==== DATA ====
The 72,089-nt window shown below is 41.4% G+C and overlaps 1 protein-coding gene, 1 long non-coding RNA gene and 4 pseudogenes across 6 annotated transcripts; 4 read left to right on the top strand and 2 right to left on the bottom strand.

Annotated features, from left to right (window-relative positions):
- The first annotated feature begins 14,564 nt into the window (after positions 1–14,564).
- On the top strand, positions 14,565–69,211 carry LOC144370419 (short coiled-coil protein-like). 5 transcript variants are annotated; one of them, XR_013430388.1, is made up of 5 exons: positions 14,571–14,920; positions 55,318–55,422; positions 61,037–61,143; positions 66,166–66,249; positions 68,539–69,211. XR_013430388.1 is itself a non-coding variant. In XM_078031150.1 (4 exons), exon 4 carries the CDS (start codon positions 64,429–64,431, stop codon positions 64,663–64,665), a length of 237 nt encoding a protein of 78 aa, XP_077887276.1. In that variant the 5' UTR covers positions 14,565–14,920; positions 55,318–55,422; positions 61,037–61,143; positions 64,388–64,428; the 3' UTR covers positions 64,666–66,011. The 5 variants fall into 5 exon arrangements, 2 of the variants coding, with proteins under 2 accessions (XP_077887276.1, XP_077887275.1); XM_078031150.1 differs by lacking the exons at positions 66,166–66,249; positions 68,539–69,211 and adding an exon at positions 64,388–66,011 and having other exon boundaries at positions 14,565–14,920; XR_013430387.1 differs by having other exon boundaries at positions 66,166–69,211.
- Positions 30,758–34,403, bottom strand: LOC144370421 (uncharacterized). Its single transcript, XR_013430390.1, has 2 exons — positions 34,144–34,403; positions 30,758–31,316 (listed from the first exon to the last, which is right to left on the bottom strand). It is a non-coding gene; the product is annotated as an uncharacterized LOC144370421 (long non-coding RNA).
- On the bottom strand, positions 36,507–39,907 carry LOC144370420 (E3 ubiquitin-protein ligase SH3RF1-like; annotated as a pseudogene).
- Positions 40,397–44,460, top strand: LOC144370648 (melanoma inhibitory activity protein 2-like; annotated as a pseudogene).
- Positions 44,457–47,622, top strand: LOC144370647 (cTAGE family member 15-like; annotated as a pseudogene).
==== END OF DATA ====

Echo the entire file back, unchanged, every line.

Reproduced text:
The 72,089-nt window shown below is 41.4% G+C and overlaps 1 protein-coding gene, 1 long non-coding RNA gene and 4 pseudogenes across 6 annotated transcripts; 4 read left to right on the top strand and 2 right to left on the bottom strand.

Annotated features, from left to right (window-relative positions):
- The first annotated feature begins 14,564 nt into the window (after positions 1–14,564).
- On the top strand, positions 14,565–69,211 carry LOC144370419 (short coiled-coil protein-like). 5 transcript variants are annotated; one of them, XR_013430388.1, is made up of 5 exons: positions 14,571–14,920; positions 55,318–55,422; positions 61,037–61,143; positions 66,166–66,249; positions 68,539–69,211. XR_013430388.1 is itself a non-coding variant. In XM_078031150.1 (4 exons), exon 4 carries the CDS (start codon positions 64,429–64,431, stop codon positions 64,663–64,665), a length of 237 nt encoding a protein of 78 aa, XP_077887276.1. In that variant the 5' UTR covers positions 14,565–14,920; positions 55,318–55,422; positions 61,037–61,143; positions 64,388–64,428; the 3' UTR covers positions 64,666–66,011. The 5 variants fall into 5 exon arrangements, 2 of the variants coding, with proteins under 2 accessions (XP_077887276.1, XP_077887275.1); XM_078031150.1 differs by lacking the exons at positions 66,166–66,249; positions 68,539–69,211 and adding an exon at positions 64,388–66,011 and having other exon boundaries at positions 14,565–14,920; XR_013430387.1 differs by having other exon boundaries at positions 66,166–69,211.
- Positions 30,758–34,403, bottom strand: LOC144370421 (uncharacterized). Its single transcript, XR_013430390.1, has 2 exons — positions 34,144–34,403; positions 30,758–31,316 (listed from the first exon to the last, which is right to left on the bottom strand). It is a non-coding gene; the product is annotated as an uncharacterized LOC144370421 (long non-coding RNA).
- On the bottom strand, positions 36,507–39,907 carry LOC144370420 (E3 ubiquitin-protein ligase SH3RF1-like; annotated as a pseudogene).
- Positions 40,397–44,460, top strand: LOC144370648 (melanoma inhibitory activity protein 2-like; annotated as a pseudogene).
- Positions 44,457–47,622, top strand: LOC144370647 (cTAGE family member 15-like; annotated as a pseudogene).